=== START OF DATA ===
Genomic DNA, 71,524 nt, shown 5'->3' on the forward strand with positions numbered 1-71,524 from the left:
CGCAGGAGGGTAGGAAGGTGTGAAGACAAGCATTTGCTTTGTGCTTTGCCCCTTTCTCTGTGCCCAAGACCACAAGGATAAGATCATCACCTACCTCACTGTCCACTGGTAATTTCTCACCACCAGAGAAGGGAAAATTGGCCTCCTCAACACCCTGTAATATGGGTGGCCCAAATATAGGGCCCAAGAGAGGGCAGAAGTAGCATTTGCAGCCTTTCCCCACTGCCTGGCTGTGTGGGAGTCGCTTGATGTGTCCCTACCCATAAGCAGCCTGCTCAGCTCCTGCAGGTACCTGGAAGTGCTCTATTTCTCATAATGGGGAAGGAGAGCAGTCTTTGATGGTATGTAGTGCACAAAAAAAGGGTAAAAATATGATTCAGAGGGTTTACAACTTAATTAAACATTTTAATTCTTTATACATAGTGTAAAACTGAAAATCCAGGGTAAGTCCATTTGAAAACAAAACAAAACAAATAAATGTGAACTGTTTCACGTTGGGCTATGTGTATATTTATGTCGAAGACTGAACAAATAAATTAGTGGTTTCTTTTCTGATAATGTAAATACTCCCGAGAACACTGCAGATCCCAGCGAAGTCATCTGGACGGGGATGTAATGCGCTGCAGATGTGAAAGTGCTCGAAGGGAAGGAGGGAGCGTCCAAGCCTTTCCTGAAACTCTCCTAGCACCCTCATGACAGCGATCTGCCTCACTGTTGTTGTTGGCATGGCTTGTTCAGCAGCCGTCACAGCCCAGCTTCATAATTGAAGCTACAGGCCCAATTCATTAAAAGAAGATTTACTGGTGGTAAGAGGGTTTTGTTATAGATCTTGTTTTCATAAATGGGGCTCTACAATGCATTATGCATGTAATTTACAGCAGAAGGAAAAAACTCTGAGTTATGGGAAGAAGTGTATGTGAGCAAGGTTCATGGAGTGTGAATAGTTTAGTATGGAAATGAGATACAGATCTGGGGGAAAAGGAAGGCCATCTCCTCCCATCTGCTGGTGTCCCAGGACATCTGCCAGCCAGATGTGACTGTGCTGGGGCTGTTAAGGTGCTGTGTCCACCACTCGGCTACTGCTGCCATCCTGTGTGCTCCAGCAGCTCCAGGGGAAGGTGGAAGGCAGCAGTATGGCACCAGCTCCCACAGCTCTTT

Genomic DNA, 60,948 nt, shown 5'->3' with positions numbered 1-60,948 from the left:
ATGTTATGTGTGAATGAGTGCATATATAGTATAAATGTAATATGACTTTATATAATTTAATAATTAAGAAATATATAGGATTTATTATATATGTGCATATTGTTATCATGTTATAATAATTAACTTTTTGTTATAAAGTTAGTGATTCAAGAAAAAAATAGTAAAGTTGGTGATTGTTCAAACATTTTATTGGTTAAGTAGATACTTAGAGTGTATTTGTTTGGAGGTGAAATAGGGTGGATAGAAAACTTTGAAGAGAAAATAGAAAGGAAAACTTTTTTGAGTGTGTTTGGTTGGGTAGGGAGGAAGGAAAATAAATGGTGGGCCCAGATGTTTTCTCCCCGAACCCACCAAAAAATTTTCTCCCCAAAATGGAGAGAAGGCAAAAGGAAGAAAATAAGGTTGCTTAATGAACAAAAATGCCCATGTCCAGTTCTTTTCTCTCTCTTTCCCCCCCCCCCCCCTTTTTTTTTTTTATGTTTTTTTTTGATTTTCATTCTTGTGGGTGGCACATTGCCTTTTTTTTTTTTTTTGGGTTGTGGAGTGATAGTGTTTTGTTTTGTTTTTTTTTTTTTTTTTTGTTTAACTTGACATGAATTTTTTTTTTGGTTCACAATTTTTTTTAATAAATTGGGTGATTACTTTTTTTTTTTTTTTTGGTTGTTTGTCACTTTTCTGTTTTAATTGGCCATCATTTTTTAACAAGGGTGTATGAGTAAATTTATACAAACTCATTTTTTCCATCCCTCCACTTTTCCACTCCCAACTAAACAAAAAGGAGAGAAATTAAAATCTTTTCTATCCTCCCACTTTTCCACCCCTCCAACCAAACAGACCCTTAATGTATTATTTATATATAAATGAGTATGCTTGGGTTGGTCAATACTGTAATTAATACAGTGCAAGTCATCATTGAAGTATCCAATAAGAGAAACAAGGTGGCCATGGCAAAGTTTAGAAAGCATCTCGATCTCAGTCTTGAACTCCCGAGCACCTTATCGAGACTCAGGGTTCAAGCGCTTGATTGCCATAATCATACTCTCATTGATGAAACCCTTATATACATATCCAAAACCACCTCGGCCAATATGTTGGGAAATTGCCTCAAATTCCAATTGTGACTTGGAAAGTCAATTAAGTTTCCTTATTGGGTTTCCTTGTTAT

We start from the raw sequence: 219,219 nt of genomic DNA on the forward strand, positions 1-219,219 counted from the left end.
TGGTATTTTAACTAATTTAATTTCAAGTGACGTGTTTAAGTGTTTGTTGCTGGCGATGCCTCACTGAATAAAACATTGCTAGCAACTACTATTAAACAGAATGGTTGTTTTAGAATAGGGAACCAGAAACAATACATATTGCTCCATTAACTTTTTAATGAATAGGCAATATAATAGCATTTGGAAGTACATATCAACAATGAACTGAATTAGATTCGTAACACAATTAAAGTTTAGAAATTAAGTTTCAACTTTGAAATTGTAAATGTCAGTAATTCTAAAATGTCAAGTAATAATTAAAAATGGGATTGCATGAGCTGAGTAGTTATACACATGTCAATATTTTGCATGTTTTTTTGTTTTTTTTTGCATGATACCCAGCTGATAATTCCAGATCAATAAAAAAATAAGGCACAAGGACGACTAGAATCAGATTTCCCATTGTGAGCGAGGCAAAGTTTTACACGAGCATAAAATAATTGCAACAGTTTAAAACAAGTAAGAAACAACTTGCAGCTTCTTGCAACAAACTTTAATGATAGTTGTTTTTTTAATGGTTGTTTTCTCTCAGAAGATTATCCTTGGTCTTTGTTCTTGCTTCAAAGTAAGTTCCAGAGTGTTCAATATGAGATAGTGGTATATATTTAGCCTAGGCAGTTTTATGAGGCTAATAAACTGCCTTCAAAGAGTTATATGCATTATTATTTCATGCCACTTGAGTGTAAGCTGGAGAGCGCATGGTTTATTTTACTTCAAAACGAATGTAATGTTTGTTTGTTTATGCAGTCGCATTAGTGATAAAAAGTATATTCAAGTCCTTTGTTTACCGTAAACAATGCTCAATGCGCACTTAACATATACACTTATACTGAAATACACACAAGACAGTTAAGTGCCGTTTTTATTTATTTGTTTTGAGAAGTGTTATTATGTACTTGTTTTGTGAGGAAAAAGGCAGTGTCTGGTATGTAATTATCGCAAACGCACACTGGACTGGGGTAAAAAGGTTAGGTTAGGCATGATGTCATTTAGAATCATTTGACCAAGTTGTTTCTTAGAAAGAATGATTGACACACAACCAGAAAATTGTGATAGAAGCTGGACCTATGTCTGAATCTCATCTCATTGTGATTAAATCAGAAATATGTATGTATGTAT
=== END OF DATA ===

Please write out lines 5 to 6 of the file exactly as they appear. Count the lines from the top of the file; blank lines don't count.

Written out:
We start from the raw sequence: 219,219 nt of genomic DNA on the forward strand, positions 1-219,219 counted from the left end.
TGGTATTTTAACTAATTTAATTTCAAGTGACGTGTTTAAGTGTTTGTTGCTGGCGATGCCTCACTGAATAAAACATTGCTAGCAACTACTATTAAACAGAATGGTTGTTTTAGAATAGGGAACCAGAAACAATACATATTGCTCCATTAACTTTTTAATGAATAGGCAATATAATAGCATTTGGAAGTACATATCAACAATGAACTGAATTAGATTCGTAACACAATTAAAGTTTAGAAATTAAGTTTCAACTTTGAAATTGTAAATGTCAGTAATTCTAAAATGTCAAGTAATAATTAAAAATGGGATTGCATGAGCTGAGTAGTTATACACATGTCAATATTTTGCATGTTTTTTTGTTTTTTTTTGCATGATACCCAGCTGATAATTCCAGATCAATAAAAAAATAAGGCACAAGGACGACTAGAATCAGATTTCCCATTGTGAGCGAGGCAAAGTTTTACACGAGCATAAAATAATTGCAACAGTTTAAAACAAGTAAGAAACAACTTGCAGCTTCTTGCAACAAACTTTAATGATAGTTGTTTTTTTAATGGTTGTTTTCTCTCAGAAGATTATCCTTGGTCTTTGTTCTTGCTTCAAAGTAAGTTCCAGAGTGTTCAATATGAGATAGTGGTATATATTTAGCCTAGGCAGTTTTATGAGGCTAATAAACTGCCTTCAAAGAGTTATATGCATTATTATTTCATGCCACTTGAGTGTAAGCTGGAGAGCGCATGGTTTATTTTACTTCAAAACGAATGTAATGTTTGTTTGTTTATGCAGTCGCATTAGTGATAAAAAGTATATTCAAGTCCTTTGTTTACCGTAAACAATGCTCAATGCGCACTTAACATATACACTTATACTGAAATACACACAAGACAGTTAAGTGCCGTTTTTATTTATTTGTTTTGAGAAGTGTTATTATGTACTTGTTTTGTGAGGAAAAAGGCAGTGTCTGGTATGTAATTATCGCAAACGCACACTGGACTGGGGTAAAAAGGTTAGGTTAGGCATGATGTCATTTAGAATCATTTGACCAAGTTGTTTCTTAGAAAGAATGATTGACACACAACCAGAAAATTGTGATAGAAGCTGGACCTATGTCTGAATCTCATCTCATTGTGATTAAATCAGAAATATGTATGTATGTAT